Coordinated collective action is a fundamental aspect of all collective intelligence and social decision making processes, however despite progress on understanding social mobilization processes (Tang et al. 2011; Pickard et al. 2011; González-Bailón et al. 2011, Bond et al. 2012, Conover 2013a, Conover 2013a, Alstott et al 2014), we are still a long way from developing a reliable, quantitative theory. In other words, we have developed models able to predict the online spread of ideas and news, yet we lack models to predict the behavior change produced by this very same campaign. We argue that these failures of use and prediction are not caused by a lack of expertise in data analysis, but by an insufficient focus on the underlying incentive structures, the hidden network of interpersonal motivations that provide the engine for collective decision-making and action.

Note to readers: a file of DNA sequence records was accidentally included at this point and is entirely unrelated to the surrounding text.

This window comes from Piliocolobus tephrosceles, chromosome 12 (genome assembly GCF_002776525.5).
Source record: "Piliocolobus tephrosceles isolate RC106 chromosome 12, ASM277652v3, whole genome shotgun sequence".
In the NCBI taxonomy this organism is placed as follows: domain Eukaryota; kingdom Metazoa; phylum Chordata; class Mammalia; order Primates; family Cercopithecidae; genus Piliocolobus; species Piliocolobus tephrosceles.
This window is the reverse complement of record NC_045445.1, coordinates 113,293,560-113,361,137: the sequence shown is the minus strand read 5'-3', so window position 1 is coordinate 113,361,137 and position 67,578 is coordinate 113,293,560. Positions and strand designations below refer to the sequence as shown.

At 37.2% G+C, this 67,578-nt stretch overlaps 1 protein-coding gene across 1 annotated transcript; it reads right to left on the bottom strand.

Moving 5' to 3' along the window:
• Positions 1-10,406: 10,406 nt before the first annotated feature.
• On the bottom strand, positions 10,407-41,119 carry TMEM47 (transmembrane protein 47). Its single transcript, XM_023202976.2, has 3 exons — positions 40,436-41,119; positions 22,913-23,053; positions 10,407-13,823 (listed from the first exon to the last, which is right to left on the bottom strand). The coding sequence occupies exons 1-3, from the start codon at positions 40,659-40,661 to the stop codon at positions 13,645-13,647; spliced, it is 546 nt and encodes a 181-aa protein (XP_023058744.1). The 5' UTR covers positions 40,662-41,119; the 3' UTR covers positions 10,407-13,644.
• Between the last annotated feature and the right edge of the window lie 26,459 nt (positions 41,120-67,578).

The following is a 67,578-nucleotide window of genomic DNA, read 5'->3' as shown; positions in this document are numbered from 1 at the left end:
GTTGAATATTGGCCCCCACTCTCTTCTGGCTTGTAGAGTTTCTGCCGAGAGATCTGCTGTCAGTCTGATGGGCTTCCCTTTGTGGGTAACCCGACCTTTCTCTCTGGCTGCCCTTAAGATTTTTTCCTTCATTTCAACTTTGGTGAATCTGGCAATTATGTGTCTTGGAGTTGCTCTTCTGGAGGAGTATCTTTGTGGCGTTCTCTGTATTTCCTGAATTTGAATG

A number of large-scale social mobilization experiments have revealed the important role of incentive structures in realistic, adversarial settings. These planetary-scale experiments include (i) the DARPA Network Challenge to locate 10 weather balloons tethered at random locations all over the continental United States, which was won by our team using a viral incentive scheme to recruit an estimated 2 million searchers within 48 hours; (ii) the DARPA Shredder Challenge, in which we recruited over 3,500 individuals to collaboratively assemble real shredded documents, and (iii) the most recent US State Department’s Tag Challenge, in which we recruited volunteers to locate individuals ‘at large’ in remote cities within 12 hours. In each challenge, all competing teams had the same type of message (i.e. find the balloons, assemble shreds, find the target individuals, and many of them managed to create viral campaigns that reached large populations and created awareness, yet the efficiency of the strategies varied widely and was strongly correlated with the manner in which their incentive design matched the motivations of the participants. Even in the simple task of finding balloons, we saw teams tapping into people’s incentives towards personal profit, charity, reciprocity, or entertainment, with varying degrees of success. Some incentive structures posed by competing teams were compatible with the internal incentive structures of the individuals, and could therefore switch them ‘ON,’ activating a network cascade of actions, whereas others did not succeed to do so. Incentives structures are shaped by more abstract underlying processes such as ideologies and culture, but can be mapped quantitatively by these large-scale collective action experiments.